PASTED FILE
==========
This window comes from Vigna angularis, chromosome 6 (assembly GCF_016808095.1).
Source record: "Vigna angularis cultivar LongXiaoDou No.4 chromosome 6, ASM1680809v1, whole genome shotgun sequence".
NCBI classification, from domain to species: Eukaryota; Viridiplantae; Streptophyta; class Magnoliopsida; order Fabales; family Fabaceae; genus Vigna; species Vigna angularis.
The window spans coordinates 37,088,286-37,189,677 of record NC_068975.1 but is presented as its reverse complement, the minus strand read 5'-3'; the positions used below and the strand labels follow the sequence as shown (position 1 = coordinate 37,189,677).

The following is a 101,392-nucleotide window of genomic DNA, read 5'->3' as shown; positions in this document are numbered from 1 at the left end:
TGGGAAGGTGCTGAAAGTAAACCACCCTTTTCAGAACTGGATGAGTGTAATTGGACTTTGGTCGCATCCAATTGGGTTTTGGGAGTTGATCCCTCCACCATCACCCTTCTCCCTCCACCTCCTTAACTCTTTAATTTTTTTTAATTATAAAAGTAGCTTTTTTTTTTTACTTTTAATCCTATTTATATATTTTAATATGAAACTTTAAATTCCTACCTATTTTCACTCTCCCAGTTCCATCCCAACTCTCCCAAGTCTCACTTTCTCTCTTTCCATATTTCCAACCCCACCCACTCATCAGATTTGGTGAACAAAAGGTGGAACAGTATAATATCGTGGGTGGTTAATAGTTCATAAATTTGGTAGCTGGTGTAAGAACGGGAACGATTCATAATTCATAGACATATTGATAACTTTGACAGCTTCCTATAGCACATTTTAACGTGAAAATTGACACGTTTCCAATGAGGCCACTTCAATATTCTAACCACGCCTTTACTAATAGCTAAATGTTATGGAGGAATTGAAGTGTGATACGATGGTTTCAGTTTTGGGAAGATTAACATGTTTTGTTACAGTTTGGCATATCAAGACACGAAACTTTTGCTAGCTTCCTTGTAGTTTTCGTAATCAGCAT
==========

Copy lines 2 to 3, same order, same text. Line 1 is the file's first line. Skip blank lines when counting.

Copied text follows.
Source record: "Vigna angularis cultivar LongXiaoDou No.4 chromosome 6, ASM1680809v1, whole genome shotgun sequence".
NCBI classification, from domain to species: Eukaryota; Viridiplantae; Streptophyta; class Magnoliopsida; order Fabales; family Fabaceae; genus Vigna; species Vigna angularis.